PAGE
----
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N+R-Vol-2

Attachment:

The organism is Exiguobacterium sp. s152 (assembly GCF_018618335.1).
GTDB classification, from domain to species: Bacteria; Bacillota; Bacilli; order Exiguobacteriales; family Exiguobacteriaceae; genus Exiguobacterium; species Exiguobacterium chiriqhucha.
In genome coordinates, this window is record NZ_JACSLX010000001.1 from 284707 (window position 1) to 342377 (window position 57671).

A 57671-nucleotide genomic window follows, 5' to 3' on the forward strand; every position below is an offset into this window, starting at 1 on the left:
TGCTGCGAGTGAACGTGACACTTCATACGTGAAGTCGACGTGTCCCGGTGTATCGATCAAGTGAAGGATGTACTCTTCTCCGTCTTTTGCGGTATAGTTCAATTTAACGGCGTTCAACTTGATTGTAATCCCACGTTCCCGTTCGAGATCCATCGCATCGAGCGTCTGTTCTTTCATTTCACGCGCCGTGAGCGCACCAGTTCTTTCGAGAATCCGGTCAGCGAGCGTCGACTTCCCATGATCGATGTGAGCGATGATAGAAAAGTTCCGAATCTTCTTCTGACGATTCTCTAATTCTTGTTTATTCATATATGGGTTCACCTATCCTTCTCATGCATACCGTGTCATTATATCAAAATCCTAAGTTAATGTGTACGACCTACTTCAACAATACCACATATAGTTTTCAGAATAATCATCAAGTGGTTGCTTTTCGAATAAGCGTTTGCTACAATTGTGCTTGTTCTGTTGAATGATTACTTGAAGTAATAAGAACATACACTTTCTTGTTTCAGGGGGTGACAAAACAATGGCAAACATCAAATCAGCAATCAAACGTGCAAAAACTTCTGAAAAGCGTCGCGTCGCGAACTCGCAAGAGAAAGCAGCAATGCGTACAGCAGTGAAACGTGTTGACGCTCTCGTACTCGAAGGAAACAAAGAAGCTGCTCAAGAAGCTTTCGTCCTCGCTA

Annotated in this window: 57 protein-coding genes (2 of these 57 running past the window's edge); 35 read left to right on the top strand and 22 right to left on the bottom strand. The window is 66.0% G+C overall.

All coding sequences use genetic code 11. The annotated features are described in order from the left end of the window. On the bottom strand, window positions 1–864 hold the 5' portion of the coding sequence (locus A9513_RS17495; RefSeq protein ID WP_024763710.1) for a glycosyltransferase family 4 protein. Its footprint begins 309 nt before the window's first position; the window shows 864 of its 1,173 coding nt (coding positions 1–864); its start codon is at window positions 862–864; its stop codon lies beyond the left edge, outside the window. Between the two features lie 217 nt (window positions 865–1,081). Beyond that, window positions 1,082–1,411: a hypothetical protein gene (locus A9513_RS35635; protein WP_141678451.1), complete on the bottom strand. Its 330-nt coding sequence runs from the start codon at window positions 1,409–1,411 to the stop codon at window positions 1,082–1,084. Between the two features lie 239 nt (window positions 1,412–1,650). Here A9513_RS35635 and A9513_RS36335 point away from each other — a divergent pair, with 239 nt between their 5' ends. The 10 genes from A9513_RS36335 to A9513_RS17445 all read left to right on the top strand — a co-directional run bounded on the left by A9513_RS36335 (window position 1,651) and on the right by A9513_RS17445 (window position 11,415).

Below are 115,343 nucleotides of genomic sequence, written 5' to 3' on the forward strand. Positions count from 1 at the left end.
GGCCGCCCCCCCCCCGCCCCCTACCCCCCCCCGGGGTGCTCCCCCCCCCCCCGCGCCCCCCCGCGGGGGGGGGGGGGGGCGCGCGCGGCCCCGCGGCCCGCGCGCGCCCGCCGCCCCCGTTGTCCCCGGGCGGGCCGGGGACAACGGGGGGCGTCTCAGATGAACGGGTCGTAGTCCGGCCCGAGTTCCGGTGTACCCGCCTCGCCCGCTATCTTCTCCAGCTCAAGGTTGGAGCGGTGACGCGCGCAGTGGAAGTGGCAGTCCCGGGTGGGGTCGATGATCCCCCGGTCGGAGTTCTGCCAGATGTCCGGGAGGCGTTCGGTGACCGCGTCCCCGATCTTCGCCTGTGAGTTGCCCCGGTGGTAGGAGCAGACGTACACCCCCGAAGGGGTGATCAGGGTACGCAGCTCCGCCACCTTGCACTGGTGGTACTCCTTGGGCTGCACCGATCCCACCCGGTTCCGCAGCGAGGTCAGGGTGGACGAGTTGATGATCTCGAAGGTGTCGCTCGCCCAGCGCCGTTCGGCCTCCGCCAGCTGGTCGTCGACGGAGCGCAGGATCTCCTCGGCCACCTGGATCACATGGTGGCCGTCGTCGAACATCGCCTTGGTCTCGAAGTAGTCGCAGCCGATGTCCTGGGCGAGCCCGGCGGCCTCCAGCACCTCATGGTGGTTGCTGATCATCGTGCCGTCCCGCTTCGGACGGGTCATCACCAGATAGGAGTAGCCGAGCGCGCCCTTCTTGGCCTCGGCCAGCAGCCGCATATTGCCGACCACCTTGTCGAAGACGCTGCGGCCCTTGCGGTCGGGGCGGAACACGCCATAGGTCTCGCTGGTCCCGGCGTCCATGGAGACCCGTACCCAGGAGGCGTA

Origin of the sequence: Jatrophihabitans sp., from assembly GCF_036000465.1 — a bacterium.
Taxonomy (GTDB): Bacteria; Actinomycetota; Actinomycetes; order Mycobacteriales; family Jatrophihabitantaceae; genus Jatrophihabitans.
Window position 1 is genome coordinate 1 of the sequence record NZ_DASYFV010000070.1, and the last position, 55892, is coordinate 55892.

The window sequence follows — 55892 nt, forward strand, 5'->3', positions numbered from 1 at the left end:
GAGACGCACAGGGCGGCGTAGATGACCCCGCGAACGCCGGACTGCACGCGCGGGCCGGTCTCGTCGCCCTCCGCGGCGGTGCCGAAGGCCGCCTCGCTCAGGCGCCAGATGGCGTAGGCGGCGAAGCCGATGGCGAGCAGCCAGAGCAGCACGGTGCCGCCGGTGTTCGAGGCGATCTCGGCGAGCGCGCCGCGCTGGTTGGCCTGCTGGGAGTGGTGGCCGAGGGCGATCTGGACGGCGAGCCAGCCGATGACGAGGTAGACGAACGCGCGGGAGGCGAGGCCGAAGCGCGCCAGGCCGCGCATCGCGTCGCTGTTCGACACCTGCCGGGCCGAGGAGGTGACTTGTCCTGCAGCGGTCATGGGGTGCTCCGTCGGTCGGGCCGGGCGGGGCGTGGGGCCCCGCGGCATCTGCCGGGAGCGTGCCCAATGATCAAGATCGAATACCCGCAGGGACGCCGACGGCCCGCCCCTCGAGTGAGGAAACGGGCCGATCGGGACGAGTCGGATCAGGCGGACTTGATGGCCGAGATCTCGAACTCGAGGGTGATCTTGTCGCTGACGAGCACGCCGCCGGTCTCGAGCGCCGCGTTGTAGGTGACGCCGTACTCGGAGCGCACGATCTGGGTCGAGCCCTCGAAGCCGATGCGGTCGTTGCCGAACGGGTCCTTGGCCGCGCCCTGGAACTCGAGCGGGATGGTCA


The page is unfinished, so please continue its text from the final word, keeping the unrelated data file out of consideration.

10 Dr Dominic Aldington agement. This shift should be accompanied by initiatives to boost the education of healthcare profes- sionals on the adequate use of analgesics taking into account the physiological differences of the underlying pain. PAIN EDUCATION Since pain assessment is essential for successful pain management a thorough understanding of pain pathophysiology is of high rele- vance. CHANGE PAIN is committed to improve patient outcomes by de- veloping solutions for daily practice. PAIN EDUCATION is a new educa- tional programme focusing on the insights resulting from the discus- sions of the CHANGE PAIN group. Three comprehensive eCME modules which will offer a basis for a structured and lasting educational approach in line with the criteria for European accreditation (UEMS- EACCME) are currently being devel- oped. By ensuring a modular learning approach the courses will be adaptable to the individual needs of healthcare professionals.The one hour eCME modules will outline learning objectives based on a detailed needs assessment and involve a post-test questionnaire to deepen physician's knowledge. In order to provide enhanced pain management there are a number of key factors which need to be ad- dressed. Better physician-patient communication and pain assess- ment skills will help to meet individ- ual treatment targets. Improved knowledge of the pharmacological differences of available treatment options and better understanding of the underlying pain mechanisms will help to choose the right therapy for the individual patient. These as- pects can only be implemented through advances in medical educa- tion. A greater emphasis needs to be placed upon pain management at PAIN EDUCATION – MODULAR LEARNING WITH COMPREHENSIVE E-CME the medical undergraduate level. For example a recent report in the UK showed that the median time spent on pain management by a medical student was only 13 hours, and could be as little as 6 hours. Furthermore, the subject was taught ”as piecemeal“, i.e. as part of other topics and not as a module in its own right (British Pain Society, 2009). Considering that pain management ideally involves measuring symp- toms and treating the underlying pain mechanisms, the focus of pain education needs to change from symptom control to multi-modal mechanism-orientated pain man- COMMENTARY Dr Dominic Aldington, Churchill Hospital, Oxford, UK Thorough understanding of pain and its under- lying mechanisms is essential for individualized multi-modal management of chronic pain. Physiological differences, e.g. nociceptive vs neuropathic pain, need to be identified in order to choose the best treatment for the individual patient. However, current pain management is in many cases driven by tradition and personal experience focusing mainly on symptom control. In order to improve the treatment of chronic pain patients a better education of healthcare professionals on the pathophysiological principles and adequate use of analgesics is of high relevance.The newly developed training programme PAIN EDUCATION captures these needs – to improve medical education of healthcare professionals. References 1. Survey of undergraduate pain curricula for healthcare professional in the United King- dom: A short report.The Pain Education Special Interest Group of the British Pain Society, London, UK, 2009. www.british- painsociety.org/members_sig_edu_short_ report_survey.pdf